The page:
On Wednesday, a combination of poor infield defense and lack of clutch hitting did the Sox in, as they dropped a 4-2 decision to a Cleveland club that is currently missing three regulars (Michael Brantley, Yan Gomes, Nick Swisher) from its lineup.

The series leaves the Sox with a 3-5 record, which isn't completely terrible given an 0-4 start, but it's still not an enviable position -- especially since both the Detroit Tigers (8-1) and Kansas City Royals (7-1) are off to red-hot starts in the American League's Central Division.

That makes this weekend's three-game series in Detroit more crucial for the Sox than most April series would be. The South Siders already are 4.5 games off the pace in the division, and it would be bad news if they were to go into Comerica Park and get swept.

No matter how "early" it is, it's hard to feel good if you fall 7.5 games off the division lead just two weeks into the season. That makes it important the Sox squeeze out at least one win, if not two, against the Tigers.

It won't be easy, because the Tigers have David Price, Anibal Sanchez and Shane Greene lined up to pitch the three games. Price and Sanchez are always tough, and Greene hasn't allowed a run in either of his first two starts of the season -- both Detroit victories.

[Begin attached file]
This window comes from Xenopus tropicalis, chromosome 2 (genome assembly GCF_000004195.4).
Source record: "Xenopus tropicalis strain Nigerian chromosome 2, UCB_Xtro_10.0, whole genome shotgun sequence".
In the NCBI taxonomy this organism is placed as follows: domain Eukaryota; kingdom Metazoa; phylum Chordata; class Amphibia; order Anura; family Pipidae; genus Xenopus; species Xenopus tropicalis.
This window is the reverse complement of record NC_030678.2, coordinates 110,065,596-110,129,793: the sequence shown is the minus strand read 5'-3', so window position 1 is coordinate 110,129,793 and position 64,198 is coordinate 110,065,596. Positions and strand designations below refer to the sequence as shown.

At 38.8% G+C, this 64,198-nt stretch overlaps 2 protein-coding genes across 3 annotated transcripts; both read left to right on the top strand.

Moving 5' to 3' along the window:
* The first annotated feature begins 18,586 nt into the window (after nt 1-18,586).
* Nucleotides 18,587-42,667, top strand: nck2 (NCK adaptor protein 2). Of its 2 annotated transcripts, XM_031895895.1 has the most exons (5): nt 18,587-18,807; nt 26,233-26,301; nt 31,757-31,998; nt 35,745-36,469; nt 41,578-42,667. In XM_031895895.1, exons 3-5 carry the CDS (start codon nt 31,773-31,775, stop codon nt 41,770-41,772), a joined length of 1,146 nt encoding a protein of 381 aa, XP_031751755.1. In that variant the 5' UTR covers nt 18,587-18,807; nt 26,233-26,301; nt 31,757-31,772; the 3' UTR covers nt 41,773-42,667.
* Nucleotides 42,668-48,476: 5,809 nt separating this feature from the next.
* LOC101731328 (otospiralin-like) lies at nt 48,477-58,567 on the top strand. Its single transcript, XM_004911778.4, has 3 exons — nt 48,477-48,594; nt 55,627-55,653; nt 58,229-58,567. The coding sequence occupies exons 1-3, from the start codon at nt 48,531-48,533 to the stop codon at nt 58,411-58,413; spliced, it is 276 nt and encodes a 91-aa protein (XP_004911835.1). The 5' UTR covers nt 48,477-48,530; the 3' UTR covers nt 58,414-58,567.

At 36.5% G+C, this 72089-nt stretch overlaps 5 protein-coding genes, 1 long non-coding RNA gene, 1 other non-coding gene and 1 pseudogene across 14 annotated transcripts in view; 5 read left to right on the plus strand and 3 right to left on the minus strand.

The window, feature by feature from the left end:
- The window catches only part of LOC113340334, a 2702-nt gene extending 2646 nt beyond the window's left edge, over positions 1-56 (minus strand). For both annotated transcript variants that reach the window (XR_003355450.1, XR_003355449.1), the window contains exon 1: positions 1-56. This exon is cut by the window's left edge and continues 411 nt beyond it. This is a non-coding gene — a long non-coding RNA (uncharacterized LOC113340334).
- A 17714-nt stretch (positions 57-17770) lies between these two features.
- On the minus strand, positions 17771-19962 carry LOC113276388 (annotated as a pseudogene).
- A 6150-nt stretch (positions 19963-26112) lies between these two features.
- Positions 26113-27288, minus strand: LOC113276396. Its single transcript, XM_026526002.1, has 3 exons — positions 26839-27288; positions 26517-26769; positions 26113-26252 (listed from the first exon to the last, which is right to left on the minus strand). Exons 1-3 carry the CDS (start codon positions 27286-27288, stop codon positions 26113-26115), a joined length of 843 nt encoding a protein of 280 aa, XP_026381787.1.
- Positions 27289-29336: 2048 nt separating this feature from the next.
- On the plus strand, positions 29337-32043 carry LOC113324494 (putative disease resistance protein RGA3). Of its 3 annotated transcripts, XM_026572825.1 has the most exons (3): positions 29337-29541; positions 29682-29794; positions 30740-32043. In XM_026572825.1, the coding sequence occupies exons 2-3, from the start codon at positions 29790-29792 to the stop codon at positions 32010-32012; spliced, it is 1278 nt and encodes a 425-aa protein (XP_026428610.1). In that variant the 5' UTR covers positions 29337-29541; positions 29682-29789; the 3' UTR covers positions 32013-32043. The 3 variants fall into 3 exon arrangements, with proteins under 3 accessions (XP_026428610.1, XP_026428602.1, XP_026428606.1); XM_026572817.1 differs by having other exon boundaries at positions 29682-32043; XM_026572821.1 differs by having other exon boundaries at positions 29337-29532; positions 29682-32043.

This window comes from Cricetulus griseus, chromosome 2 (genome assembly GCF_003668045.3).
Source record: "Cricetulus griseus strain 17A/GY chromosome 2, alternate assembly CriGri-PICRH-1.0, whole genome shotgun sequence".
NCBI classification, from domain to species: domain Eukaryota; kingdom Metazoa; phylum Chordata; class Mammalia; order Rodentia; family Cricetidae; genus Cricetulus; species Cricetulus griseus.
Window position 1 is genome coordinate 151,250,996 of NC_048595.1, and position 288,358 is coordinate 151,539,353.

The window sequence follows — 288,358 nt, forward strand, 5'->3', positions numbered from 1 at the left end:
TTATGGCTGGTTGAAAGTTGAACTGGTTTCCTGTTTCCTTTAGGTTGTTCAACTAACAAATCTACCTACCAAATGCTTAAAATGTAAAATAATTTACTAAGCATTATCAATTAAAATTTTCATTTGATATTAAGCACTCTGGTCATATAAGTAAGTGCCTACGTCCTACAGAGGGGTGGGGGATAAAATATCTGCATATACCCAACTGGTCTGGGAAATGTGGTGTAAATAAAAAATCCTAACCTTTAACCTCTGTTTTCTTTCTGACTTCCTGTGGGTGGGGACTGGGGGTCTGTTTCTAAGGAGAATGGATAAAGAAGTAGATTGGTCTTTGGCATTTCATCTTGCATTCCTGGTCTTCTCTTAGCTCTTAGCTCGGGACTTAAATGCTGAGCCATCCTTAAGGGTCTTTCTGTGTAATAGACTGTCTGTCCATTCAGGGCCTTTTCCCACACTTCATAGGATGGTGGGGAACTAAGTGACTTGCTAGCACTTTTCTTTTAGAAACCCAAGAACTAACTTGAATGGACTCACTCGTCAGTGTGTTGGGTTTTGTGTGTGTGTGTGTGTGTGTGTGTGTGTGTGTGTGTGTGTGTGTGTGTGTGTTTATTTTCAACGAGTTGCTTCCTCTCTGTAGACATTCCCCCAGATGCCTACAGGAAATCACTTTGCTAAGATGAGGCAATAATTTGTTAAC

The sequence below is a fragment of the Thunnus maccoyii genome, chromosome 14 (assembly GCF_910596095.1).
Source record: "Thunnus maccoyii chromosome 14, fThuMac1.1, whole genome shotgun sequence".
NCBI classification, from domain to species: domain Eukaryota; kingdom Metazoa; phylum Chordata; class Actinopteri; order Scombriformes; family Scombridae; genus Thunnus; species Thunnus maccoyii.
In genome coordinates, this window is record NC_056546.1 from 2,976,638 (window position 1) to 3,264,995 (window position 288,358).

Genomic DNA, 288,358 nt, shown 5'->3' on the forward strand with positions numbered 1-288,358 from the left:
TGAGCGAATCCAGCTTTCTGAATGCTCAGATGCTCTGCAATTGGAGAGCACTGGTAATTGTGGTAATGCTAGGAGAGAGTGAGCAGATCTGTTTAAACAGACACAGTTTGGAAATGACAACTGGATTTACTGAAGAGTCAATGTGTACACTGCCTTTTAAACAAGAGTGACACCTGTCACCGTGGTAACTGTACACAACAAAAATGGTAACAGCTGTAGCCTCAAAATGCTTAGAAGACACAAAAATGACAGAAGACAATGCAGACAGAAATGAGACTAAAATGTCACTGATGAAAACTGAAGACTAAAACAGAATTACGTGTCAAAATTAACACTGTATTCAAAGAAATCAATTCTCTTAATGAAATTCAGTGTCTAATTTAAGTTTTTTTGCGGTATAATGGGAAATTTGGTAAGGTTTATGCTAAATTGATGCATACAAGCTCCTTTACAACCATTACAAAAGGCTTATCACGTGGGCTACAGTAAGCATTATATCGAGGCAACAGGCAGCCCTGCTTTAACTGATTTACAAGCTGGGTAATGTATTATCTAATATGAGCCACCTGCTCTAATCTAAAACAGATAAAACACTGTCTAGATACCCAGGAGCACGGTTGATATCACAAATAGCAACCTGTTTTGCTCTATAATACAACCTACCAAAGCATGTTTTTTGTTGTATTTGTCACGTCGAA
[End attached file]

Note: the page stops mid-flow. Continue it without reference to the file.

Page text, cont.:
Perhaps sensing the need to match up, Sox manager Robin Ventura has wisely decided to skip Hector Noesi's turn in the rotation for Friday's game. Instead, Jeff Samardzija will pitch, and I think we can all agree he gives the Sox a better chance than Noesi would against Price, the Detroit ace.

That lines up Sox ace Chris Sale to face Sanchez on Saturday. The Sox haven't announced a starter for Sunday's game yet, but they could (and probably should) go back to Quintana on regular rest for the series finale.

With Detroit playing well and the Sox struggling out of the gate, Ventura simply cannot afford to concede any games to the Tigers by putting the erratic Noesi on the mound.

One other thing to keep an eye on in this series: Detroit has stolen an AL-high 13 bases through its first nine games. Meanwhile, the Sox have surrendered a league-high 11 steals through their eight games.

The Sox had better start holding opposing runners closer this weekend.

Monday, January 19, 2015

Max Scherzer agrees to $210 million deal with Washington Nationals

Most White Sox fans will be happy to see Max Scherzer pitching somewhere other than the AL Central this season, after the former Detroit ace agreed to a seven-year, $210 million contract with the Washington Nationals.